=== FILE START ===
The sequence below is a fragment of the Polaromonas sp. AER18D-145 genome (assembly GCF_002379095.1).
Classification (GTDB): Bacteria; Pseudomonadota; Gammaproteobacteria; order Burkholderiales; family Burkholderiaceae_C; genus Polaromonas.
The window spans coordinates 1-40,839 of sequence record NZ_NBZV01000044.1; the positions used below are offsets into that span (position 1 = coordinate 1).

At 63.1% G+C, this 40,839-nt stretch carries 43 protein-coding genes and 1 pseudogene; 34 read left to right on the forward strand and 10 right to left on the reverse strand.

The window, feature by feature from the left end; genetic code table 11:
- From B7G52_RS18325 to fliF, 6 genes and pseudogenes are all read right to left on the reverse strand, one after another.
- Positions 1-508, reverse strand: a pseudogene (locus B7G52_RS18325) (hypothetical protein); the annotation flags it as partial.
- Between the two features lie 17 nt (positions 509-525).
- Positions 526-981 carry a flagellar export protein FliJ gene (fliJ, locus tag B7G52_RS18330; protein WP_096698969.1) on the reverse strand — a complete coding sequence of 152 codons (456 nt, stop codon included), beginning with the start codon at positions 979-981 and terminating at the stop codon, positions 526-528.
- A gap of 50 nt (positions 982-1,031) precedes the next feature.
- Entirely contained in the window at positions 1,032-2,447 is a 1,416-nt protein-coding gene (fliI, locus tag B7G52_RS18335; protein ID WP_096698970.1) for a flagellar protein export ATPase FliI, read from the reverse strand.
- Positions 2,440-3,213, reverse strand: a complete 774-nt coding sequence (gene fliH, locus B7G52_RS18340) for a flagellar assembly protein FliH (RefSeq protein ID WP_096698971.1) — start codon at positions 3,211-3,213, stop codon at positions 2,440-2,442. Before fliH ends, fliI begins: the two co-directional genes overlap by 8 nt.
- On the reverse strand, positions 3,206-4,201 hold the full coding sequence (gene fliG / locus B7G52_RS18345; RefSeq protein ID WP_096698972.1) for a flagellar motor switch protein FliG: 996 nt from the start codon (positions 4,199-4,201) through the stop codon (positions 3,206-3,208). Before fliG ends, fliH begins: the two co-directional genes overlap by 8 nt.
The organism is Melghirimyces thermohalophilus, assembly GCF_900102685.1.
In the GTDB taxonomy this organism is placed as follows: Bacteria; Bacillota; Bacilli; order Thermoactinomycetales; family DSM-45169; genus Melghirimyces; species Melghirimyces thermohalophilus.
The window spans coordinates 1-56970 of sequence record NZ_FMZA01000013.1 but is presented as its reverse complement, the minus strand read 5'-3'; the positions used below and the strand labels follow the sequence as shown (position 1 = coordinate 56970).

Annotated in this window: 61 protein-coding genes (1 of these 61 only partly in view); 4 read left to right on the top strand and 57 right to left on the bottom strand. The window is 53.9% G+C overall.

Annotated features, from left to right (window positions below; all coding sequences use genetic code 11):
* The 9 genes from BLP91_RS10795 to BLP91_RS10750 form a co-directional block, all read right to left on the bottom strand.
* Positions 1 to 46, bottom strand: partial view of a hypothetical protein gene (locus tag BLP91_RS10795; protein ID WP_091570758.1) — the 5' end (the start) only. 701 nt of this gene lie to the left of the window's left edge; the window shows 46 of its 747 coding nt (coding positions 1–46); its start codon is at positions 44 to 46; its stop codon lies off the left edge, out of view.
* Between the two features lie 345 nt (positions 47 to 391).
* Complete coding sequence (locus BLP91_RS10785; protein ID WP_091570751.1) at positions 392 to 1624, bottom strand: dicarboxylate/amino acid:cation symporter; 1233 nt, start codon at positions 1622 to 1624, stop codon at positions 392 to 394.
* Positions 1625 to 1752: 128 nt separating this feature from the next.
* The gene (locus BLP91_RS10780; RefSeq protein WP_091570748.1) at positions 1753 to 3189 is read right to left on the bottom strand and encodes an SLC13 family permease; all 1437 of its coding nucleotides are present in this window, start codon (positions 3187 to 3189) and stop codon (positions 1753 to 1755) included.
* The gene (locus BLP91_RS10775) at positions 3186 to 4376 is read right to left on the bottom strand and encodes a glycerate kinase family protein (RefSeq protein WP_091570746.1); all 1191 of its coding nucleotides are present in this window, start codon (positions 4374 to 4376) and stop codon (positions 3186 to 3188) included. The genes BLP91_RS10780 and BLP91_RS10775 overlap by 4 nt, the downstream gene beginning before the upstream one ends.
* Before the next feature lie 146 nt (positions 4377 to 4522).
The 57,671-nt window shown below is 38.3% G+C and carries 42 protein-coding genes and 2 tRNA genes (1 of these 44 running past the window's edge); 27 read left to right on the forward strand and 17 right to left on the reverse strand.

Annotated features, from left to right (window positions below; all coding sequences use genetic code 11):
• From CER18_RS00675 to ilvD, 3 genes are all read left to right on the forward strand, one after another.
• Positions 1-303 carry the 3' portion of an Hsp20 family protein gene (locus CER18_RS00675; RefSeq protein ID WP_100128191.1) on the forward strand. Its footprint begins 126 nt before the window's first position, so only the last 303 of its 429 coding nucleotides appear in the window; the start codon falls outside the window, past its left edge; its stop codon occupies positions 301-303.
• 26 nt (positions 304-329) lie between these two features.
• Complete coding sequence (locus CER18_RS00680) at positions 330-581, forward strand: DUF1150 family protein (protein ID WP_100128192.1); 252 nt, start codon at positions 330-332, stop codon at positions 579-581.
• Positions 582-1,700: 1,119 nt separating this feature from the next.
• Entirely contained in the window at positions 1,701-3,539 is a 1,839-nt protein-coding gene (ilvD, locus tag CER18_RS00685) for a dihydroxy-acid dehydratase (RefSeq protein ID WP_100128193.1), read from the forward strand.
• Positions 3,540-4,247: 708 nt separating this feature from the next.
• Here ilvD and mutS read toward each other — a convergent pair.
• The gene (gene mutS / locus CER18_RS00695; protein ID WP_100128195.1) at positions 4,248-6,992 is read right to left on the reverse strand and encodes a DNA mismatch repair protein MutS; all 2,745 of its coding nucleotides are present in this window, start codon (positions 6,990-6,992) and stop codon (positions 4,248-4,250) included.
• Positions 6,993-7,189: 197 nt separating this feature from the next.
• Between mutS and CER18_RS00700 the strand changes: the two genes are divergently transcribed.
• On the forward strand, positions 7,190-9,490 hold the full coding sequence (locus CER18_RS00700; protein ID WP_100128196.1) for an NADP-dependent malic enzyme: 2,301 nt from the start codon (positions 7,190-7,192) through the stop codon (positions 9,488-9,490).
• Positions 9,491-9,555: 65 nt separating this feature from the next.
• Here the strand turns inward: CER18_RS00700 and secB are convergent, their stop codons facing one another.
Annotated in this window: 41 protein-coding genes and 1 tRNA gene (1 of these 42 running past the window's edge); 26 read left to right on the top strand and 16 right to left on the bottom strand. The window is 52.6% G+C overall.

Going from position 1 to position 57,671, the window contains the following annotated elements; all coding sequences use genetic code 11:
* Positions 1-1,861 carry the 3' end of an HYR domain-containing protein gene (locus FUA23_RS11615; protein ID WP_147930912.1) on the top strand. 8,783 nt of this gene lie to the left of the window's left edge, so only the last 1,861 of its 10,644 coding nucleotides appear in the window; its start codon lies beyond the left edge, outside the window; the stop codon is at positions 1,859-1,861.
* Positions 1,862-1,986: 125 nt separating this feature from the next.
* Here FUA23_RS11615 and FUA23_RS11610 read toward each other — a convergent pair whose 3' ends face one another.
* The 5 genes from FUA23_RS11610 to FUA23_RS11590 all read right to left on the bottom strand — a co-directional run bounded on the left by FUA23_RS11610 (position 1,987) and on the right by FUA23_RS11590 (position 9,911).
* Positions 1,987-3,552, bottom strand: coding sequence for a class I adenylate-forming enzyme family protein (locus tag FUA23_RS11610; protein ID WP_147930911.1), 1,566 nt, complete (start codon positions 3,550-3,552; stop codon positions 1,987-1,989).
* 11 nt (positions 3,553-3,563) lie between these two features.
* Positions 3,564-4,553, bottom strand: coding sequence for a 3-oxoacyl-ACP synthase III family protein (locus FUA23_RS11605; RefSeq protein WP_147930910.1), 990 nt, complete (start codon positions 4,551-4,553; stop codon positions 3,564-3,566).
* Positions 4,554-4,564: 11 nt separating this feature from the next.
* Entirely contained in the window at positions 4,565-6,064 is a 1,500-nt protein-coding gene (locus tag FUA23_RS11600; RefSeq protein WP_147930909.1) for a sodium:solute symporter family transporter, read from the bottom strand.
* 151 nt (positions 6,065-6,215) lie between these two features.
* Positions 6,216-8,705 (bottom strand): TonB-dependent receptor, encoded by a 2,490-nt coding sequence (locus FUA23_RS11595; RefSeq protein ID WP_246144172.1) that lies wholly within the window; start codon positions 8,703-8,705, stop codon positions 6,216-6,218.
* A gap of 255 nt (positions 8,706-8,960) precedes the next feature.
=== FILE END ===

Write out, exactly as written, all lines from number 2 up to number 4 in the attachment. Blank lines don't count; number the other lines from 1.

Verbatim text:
Classification (GTDB): Bacteria; Pseudomonadota; Gammaproteobacteria; order Burkholderiales; family Burkholderiaceae_C; genus Polaromonas.
The window spans coordinates 1-40,839 of sequence record NZ_NBZV01000044.1; the positions used below are offsets into that span (position 1 = coordinate 1).

At 63.1% G+C, this 40,839-nt stretch carries 43 protein-coding genes and 1 pseudogene; 34 read left to right on the forward strand and 10 right to left on the reverse strand.